Why you can blame your over-spending on your inner ape


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Follow these four key steps to tame your inner ape and help you stick to your financial resolutions

With a few days' holiday in January and time to clear our minds, many of us articulated some resolutions that were made with good intentions.

But now, just weeks later, those resolutions seem like a distant memory. It's as if the person who made the commitments on holidays is different from the one who makes decisions day to day. Why is that?

psychology of spending over-spending ape

Well, largely because they were made by someone different, or at least with a different part of the brain to the one making most of the decisions. You made the new year's resolution but your "ape" (your reactive self) is running the show when you're back in everyday life.

You and your ape is a way of explaining how we process information and make sense of the world. You (the person who made your new year's resolution) are a calm, contemplative, rational decision maker.

However, when we head back into our busy lives we tend to rely on our ape to make decisions for us.

Our ape is the most primitive part of our brain, the first to develop in the womb and the part responsible for our survival instinct (fight or flight). It is our instinct, our intuitive, reactive self.

When we spend, often it's our ape that is calling the shots. Our ape is a creature of habit, which is especially true of our spending habits. Most of our discretionary spending is usually focused on making our ape feel good in the short term.

Think of that almond croissant when we grab a coffee, or the pride we feel when we pay extra for a prestige brand (and justify it after the fact as being of higher quality).

Your ape reacts instinctively and emotionally to the world around it, whereas "you" tend to respond in a more rational way.

The less in control of your ape, the less likely you are to be able to keep those new year's resolutions you remember being so committed to. At the end of a big day, can you cook dinner instead of getting a takeaway?

Who is actually in charge at the moment of your choices - your ape or you? Are you reacting or responding?

The good news is the more we are aware of our ape, the more we can control it and the more we can control our finances.

This is true for anyone, irrespective of socioeconomic status, education, IQ or life experience.

People who are better at taming their ape are better at saving money, curbing spending and delaying gratification (forgoing something in the immediate for something better in the future).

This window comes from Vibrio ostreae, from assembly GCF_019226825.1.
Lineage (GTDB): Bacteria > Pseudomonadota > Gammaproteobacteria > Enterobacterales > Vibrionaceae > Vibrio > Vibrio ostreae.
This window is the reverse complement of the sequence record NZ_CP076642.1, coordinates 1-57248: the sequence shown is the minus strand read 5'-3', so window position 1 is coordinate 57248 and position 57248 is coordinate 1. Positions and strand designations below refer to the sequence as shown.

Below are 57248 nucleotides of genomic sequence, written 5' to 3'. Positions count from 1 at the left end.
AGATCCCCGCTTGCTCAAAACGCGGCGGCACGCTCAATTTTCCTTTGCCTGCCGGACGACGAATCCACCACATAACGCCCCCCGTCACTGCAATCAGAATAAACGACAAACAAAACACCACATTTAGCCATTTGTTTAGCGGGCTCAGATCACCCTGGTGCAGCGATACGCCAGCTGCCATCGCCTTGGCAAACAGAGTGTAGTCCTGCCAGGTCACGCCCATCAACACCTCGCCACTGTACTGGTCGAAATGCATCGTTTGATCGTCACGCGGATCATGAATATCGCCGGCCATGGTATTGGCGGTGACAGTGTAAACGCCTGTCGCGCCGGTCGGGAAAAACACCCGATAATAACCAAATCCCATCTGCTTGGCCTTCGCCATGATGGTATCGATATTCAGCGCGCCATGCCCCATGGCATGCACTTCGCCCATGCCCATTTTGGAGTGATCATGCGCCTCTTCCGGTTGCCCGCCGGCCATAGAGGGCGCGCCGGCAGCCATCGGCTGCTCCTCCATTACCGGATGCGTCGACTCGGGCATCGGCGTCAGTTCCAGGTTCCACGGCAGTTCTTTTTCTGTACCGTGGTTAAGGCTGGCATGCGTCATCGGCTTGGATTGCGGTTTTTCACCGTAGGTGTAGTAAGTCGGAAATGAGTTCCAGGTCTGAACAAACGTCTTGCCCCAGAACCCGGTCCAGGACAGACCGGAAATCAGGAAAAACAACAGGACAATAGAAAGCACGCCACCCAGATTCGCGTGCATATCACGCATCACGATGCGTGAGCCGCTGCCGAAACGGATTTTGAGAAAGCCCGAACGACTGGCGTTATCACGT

These four behaviours will work for almost anyone when changing financial habits and sticking to financial resolutions.

First, identify and remove one big barrier. Ask yourself: if my income halved overnight, what would I have to cut out to make ends meet?

List everything you would cut out and seriously consider whether you really need them. Mentally take them all out of your life and only put them back if they're more important to you than your goal.

Second, take your own advice. Before you make any unplanned purchases, ask yourself: "What would myself, one year from now, advise that I do right now?"

This shifts our focus from the immediate feeling to the longer-term perspective. Wisdom is often simply learning to take our own advice.

Third, break big goals down into smaller, achievable behaviours. For instance, if you are looking to save $5000 in the next 12 months, see if you can save $20 this week.

Then double it next week, and so on. Small wins help hard-wire a positive feeling towards saving money, which helps you say no to that bucket of ice-cream or that new leather bag you feel you deserve.

Finally, create an environment that works for your goals. If you are on a health kick, the last thing you should do is fill your fridge with junk food.

In the same way, creating habits like putting a percentage of your income into an account that isn't linked to a spending card, or entertaining friends at home rather than going to restaurants helps your ape make better decisions when you're mentally exhausted.

Working on routines that work toward your goals help train your ape, so your ape actually works for you.

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Phil Slade is a behavioural economist and psychologist and the author of Going Ape S#!t! and founder of Decida. He works across digital innovation, strategy and cognitive bias. Phil holds a Bachelor of Psychology from The University of Queensland and a Master of Organisational Psychology from Griffith University.

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